Changes in Structure and Access to Post-Compulsory Education in European Community Countries: With Special Reference to Scotland and Denmark

Corner, Trevor E (1991) Changes in Structure and Access to Post-Compulsory Education in European Community Countries: With Special Reference to Scotland and Denmark. PhD thesis, University of Glasgow.

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SECTION I The research aims that guided this study's general development, and the limitations that these imposed, are given in chapter one. Some important changes in post-war European education are outlined and references made to the sections of the study where these perspective are amplified further. A short critical review is given of the contribution of comparative analysis in the study of educational systems and the use of case studies in the interpretation of general educational change. SECTION II Chapter two illustrates European cultural and social patterns and some implications that arise within education. It examines this cultural mosaic through linguistic and social variables because of the fundamental importance these have for learning and education. Other dimensions referred to are regionalism, centre-periphery models, cultural dominance, minority rights and mobility. The Arfe Report and other analyses of the diversity of European culture and educational provisions set important trends. After a review of European cultural and regional minorities, it is proposed that educational change in contemporary Europe should recognise four dimensions: 1) contributions of small education systems, 2) indigenous regional minorities, 3) immigrant minorities from ex-colonised countries requiring new types of education, and 4) the fragile, but growing, perception of Europe as a holistic entity. Chapter three illustrates the changing role of post-compulsory education by analysing the reorganisation of education systems in the Benelux countries and other small countries in Europe. The Benelux countries have established themselves as important actors in the development towards the European Single Market concept. At the same time, and despite highly complex educational systems, they have been in the forefront of changes in the 'privatisation' of education through market forces, which is interpreted in the study as a search for flexible responses to survival and change. It seems yet to be established whether the market-driven forces, operating at the upper-secondary and higher stages of a country's education system, can carry through permanent changes in European systems. Fundamental to this is the question of whether mechanistic change entrenched through monetary policy can affect the deeper structures of learning and curricula in the longer term. SECTION III Chapter four discusses several themes in Scottish education, especially the historical case for maintaining the 'democratic intellect' as a response to the need for flexible general education. It is proposed that the concept of the 'democratic intellect', which parallels the democratising element of the Danish notion of 'peoples enlightenment', can be accommodated into contemporary education through merging the 'academic' universities and 'vocational' central institutions. The case for more open access is based on comparing developments of selection and choice in Scottish post-compulsory with that of European and American education systems; the evidence presented shows that restricted access is still a dominating force, exercised through the twin notions of 'discipline' and 'disciplines', and controlled through financial policies of centralised governance. Chapter five introduces Danish education as a part of cultural and economic interchange within the Nordic region. Increasing educational mobility through the activities of the Nordic Council is described and related to the models of mobility established within the European Community. Through changes in Danish educational policy dating from 1982, a description is given of the transition from education informed by social-democratic values to those of conservative-liberal ideals, dominated by quality in education and based on monetary control of education which has similarities to developments in the Benelux Countries and the United Kingdom. One of the most important contributions to European education that Denmark has made is the concept of 'popular enlightenment'. The contribution of such a concept has in maintaining Danish educational traditions is discussed in the light of the contemporary policies of 'quality' and 'internationalism'. New routes to higher education through second chance programmes and the broad provision of adult education have maintained the traditions of Danish education, whilst absorbing the tendency to vocationalise and shorten higher education programmes. Overall, and in common with Scottish education, it is suggested that pressures of European market strategies have tended to produce quality control of education rather than quality in education. (Abstract shortened by ProQuest.).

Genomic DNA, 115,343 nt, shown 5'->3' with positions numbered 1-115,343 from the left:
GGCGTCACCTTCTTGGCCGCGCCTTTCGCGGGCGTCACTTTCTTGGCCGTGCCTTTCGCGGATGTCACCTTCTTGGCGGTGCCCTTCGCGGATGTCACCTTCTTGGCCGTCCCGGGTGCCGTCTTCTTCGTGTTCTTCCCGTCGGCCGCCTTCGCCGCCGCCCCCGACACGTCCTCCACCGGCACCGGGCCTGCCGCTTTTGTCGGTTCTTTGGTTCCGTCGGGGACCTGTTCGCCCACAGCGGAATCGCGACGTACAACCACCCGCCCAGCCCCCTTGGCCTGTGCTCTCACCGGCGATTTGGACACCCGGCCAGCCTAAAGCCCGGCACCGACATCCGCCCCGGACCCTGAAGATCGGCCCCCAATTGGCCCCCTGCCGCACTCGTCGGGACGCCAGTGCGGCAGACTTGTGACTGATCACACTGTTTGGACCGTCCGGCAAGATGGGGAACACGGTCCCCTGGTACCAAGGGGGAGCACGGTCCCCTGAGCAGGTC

Item Type: Thesis (PhD)
Qualification Level: Doctoral
Keywords: Education history, Higher education
Date of Award: 1991
Depositing User: Enlighten Team
Unique ID: glathesis:1991-78320
Copyright: Copyright of this thesis is held by the author.
Date Deposited: 30 Jan 2020 15:33
Last Modified: 30 Jan 2020 15:33

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